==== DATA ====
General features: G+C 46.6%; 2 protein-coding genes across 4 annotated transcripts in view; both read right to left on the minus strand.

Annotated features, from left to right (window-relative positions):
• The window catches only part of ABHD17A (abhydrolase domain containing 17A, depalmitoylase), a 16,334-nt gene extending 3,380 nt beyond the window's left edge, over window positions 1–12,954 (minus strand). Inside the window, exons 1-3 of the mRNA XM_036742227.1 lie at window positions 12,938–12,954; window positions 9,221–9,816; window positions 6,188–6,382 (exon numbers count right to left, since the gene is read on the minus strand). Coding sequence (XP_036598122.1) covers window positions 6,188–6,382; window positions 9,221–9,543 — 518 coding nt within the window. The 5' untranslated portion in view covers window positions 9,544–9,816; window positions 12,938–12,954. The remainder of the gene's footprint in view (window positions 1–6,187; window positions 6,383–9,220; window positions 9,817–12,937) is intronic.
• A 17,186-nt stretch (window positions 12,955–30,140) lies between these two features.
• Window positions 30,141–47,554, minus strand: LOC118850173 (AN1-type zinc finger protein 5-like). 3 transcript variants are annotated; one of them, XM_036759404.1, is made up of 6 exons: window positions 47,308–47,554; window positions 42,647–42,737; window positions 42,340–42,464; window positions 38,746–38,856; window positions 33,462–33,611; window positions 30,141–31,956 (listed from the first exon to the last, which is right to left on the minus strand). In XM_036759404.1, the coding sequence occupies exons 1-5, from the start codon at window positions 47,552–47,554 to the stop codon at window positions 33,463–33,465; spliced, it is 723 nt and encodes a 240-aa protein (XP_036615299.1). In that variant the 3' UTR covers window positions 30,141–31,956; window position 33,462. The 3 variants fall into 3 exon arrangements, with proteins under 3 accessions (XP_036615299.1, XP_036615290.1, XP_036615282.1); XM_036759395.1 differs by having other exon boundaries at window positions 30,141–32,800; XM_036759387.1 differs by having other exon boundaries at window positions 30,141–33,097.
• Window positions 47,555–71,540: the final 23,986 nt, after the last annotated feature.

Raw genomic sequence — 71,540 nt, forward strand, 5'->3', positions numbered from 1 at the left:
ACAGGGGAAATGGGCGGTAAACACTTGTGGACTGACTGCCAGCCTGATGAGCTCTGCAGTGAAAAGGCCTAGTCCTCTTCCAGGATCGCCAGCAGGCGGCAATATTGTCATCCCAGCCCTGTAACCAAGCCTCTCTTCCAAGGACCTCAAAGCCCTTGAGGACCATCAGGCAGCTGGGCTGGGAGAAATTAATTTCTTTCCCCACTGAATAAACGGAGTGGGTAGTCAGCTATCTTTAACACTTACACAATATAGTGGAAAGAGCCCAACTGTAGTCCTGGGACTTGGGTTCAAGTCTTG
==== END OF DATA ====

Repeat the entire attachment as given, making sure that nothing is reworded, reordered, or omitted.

General features: G+C 46.6%; 2 protein-coding genes across 4 annotated transcripts in view; both read right to left on the minus strand.

Annotated features, from left to right (window-relative positions):
• The window catches only part of ABHD17A (abhydrolase domain containing 17A, depalmitoylase), a 16,334-nt gene extending 3,380 nt beyond the window's left edge, over window positions 1–12,954 (minus strand). Inside the window, exons 1-3 of the mRNA XM_036742227.1 lie at window positions 12,938–12,954; window positions 9,221–9,816; window positions 6,188–6,382 (exon numbers count right to left, since the gene is read on the minus strand). Coding sequence (XP_036598122.1) covers window positions 6,188–6,382; window positions 9,221–9,543 — 518 coding nt within the window. The 5' untranslated portion in view covers window positions 9,544–9,816; window positions 12,938–12,954. The remainder of the gene's footprint in view (window positions 1–6,187; window positions 6,383–9,220; window positions 9,817–12,937) is intronic.
• A 17,186-nt stretch (window positions 12,955–30,140) lies between these two features.
• Window positions 30,141–47,554, minus strand: LOC118850173 (AN1-type zinc finger protein 5-like). 3 transcript variants are annotated; one of them, XM_036759404.1, is made up of 6 exons: window positions 47,308–47,554; window positions 42,647–42,737; window positions 42,340–42,464; window positions 38,746–38,856; window positions 33,462–33,611; window positions 30,141–31,956 (listed from the first exon to the last, which is right to left on the minus strand). In XM_036759404.1, the coding sequence occupies exons 1-5, from the start codon at window positions 47,552–47,554 to the stop codon at window positions 33,463–33,465; spliced, it is 723 nt and encodes a 240-aa protein (XP_036615299.1). In that variant the 3' UTR covers window positions 30,141–31,956; window position 33,462. The 3 variants fall into 3 exon arrangements, with proteins under 3 accessions (XP_036615299.1, XP_036615290.1, XP_036615282.1); XM_036759395.1 differs by having other exon boundaries at window positions 30,141–32,800; XM_036759387.1 differs by having other exon boundaries at window positions 30,141–33,097.
• Window positions 47,555–71,540: the final 23,986 nt, after the last annotated feature.

Raw genomic sequence — 71,540 nt, forward strand, 5'->3', positions numbered from 1 at the left:
ACAGGGGAAATGGGCGGTAAACACTTGTGGACTGACTGCCAGCCTGATGAGCTCTGCAGTGAAAAGGCCTAGTCCTCTTCCAGGATCGCCAGCAGGCGGCAATATTGTCATCCCAGCCCTGTAACCAAGCCTCTCTTCCAAGGACCTCAAAGCCCTTGAGGACCATCAGGCAGCTGGGCTGGGAGAAATTAATTTCTTTCCCCACTGAATAAACGGAGTGGGTAGTCAGCTATCTTTAACACTTACACAATATAGTGGAAAGAGCCCAACTGTAGTCCTGGGACTTGGGTTCAAGTCTTG